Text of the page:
If I hear one more person praising Theresa May as a champion of domestic violence survivors, I swear to God my head will fly clean off its axis.
Last week May's announcement that she was going to directly oversee new laws to tackle domestic abuse was met with applause from across the board. A flurry of articles were published listing May's many achievements for survivors, and figures from prominent domestic violence charities were quoted calling it a 'real step change', 'needed and overdue'. I was flummoxed.
To be fair I can understand how this confusion has arisen; May does talk an awful lot about domestic violence and her portfolio of abuse themed criminal offences is voluminous, but to suggest that she's actually making women and children safer? Pull the other one.
May has been playing this smoke and mirrors game with domestic abuse legislation since she was Home Secretary. First there was the criminalisation of forced marriage, then the introduction of domestic violence protection orders, followed by the offence of coercive control and some new additions to the existing FGM offence. On paper she has done a lot, but pointing at things and criminalising them is pretty pointless, and if you're simultaneously stripping away the resources people need to actually escape from abuse, I call it calculating and downright dangerous.
Nearly a quarter of women and children referred to domestic violence refuges are turned away due to lack of bed space. The police receive a call for domestic violence assistance every single minute; they are so ill equipped to deal with the scale of the problem that only a fifth of women using domestic abuse services see criminal proceedings brought against their perpetrators. This is a major resourcing failure, to which Theresa May's criminal offences are a wholly inappropriate response. But her punitive approach is not just ineffective, it's also harmful, as it gives people the impression that the problem is in hand and that domestic abuse is a priority, when in reality it is anything but.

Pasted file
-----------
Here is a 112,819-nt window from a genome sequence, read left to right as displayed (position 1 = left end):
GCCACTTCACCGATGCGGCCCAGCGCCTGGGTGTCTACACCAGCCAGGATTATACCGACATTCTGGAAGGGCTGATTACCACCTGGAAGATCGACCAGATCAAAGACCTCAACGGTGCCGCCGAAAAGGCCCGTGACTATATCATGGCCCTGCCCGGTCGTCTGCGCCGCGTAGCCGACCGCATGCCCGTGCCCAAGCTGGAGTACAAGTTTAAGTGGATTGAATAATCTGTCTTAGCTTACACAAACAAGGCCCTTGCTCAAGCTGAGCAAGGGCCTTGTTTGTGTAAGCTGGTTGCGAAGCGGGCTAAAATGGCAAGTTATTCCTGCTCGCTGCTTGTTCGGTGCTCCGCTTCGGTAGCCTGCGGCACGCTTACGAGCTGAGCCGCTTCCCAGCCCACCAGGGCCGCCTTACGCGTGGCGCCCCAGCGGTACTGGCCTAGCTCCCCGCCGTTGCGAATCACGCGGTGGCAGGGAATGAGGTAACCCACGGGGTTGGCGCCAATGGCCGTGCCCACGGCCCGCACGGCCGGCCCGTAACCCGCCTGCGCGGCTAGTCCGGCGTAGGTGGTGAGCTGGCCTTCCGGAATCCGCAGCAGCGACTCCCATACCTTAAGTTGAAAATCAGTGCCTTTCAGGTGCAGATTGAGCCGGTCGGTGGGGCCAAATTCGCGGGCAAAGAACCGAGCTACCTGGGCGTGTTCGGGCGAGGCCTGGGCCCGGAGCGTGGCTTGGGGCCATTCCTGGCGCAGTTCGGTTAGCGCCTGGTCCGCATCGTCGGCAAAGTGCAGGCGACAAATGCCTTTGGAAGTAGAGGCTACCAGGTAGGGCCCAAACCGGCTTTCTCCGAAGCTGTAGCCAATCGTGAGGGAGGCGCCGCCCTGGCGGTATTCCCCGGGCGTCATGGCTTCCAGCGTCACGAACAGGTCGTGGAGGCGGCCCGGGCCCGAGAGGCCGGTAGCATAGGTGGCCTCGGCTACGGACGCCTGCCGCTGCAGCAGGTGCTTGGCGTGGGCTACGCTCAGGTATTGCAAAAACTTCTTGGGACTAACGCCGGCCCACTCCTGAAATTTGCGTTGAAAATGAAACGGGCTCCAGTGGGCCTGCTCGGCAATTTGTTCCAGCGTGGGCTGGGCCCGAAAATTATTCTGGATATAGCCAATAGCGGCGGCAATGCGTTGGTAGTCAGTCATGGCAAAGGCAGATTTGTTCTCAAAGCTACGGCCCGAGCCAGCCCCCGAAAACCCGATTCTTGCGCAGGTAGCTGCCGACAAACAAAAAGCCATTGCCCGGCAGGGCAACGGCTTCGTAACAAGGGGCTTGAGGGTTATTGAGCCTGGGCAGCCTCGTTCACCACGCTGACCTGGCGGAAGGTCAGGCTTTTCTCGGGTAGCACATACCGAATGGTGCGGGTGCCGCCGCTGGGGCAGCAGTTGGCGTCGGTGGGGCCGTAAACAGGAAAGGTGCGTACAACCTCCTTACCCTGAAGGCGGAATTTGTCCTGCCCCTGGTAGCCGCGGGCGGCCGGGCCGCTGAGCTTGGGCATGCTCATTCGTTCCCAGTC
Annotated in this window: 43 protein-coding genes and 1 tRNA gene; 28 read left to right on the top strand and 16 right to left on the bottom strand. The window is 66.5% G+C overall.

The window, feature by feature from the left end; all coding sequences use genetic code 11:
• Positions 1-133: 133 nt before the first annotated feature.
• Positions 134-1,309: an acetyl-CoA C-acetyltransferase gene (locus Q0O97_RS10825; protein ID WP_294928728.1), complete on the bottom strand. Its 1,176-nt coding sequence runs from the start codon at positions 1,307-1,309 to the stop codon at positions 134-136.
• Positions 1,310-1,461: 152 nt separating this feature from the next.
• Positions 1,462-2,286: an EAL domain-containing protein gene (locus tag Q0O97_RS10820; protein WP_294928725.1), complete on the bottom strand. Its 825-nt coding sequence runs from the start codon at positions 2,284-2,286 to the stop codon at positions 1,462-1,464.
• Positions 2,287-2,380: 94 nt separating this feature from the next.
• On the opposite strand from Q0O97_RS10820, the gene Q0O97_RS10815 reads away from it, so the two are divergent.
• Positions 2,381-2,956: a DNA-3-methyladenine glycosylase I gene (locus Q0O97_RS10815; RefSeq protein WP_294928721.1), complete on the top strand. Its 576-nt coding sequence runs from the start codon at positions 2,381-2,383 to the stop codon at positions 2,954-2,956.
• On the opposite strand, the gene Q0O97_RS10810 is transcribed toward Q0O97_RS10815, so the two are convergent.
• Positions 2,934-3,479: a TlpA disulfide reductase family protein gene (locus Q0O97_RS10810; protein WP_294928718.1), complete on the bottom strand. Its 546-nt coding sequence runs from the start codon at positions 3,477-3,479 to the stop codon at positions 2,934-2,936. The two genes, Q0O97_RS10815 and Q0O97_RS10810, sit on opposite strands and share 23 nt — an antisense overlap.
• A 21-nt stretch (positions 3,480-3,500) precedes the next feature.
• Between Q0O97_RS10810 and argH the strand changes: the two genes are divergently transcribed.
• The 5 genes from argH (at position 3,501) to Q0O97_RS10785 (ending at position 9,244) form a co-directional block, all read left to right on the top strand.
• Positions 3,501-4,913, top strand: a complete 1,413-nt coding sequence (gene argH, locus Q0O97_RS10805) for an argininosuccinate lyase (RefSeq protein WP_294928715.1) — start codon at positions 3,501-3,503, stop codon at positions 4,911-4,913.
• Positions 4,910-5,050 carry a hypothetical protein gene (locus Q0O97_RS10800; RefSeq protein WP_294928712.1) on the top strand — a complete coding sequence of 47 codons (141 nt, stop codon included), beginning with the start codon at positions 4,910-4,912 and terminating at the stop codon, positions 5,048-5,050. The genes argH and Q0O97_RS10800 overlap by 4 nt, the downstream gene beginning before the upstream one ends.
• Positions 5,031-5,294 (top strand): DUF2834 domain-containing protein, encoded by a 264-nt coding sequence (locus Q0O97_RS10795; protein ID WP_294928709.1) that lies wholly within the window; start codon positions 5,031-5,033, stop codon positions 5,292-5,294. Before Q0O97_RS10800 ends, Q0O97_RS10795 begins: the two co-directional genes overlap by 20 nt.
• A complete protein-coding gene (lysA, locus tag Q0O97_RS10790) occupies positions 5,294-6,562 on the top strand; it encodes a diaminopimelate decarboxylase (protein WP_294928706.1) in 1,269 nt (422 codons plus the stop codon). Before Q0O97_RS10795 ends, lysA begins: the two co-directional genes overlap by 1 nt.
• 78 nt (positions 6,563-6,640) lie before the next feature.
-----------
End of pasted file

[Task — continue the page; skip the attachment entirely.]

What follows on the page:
So why does May continue to push this domestic abuse legislation through Parliament when she clearly has no real commitment to the cause? Well, the nice thing about creating criminal offences is that you get to identify and publicly condemn a particular form of abuse and 'take action' against it. It's a particularly helpful strategy if you're presiding over an agenda of spending cuts and you need to brandish a 'cause' to make yourself look a bit friendlier. Creating criminal offences requires absolutely no funding allocation, but gives your Government the cosmetic facelift it needs whilst leaving you free to slash through budgets for housing, refuges, health care, legal aid, welfare benefits, rape crisis centres, court services and the police force.
Whilst criminal law plays a vital role in the State's response to domestic violence, we already have a pretty comprehensive set of criminal offences in the UK and Theresa May's contributions have added very little. Her new laws have resulted in just one forced marriage conviction and not a single conviction for FGM. Her domestic violence protection orders are largely useless as the police don't have the resources to enforce them. Her offence of coercive control is essentially a duplicate of the existing offences of harassment and putting someone in fear of violence, which would be confusing, except that in reality the police aren't really using any of them anyway.
Inconveniently, May has now run out of things to criminalise, re-criminalise and super-duper-criminalise, but that hasn't stopped her. She is now working on a new 'Domestic Violence and Abuse Act'. She's unclear at this stage what the Act will actually do, but so far the plan is to consolidate all the existing legislation and get 'more convictions'.
So it seems May is now suggesting that the inadequacy of police response is because the legislation is too complex. She has pointed out the problem, and now she is going to take action. She has not indicated that she understands that the police are woefully under-resourced to deal with the scale of the crisis. She has not admitted that the reason women and children continue to live with their abusers is because they have nowhere else to go. She has not acknowledged that most victims feel financially trapped in abusive relationships and have no access to legal advice or representation.
Theresa May is the most powerful person in the country and when she says she's tackling domestic violence, people assume she's genuinely prioritising the issue. So whilst I'm glad the issue is being discussed, if she's not going to put her money where her mouth is, I wish she'd pipe down. The problem is, she won't pipe down, because championing domestic violence survivors is a pretty good look, and so far, everyone's falling for it. But for what it's worth, in my view May's total failure to acknowledge the funding issues at the heart of the crisis is a pretty clear indication that she stands to gain more from this latest campaign than survivors do.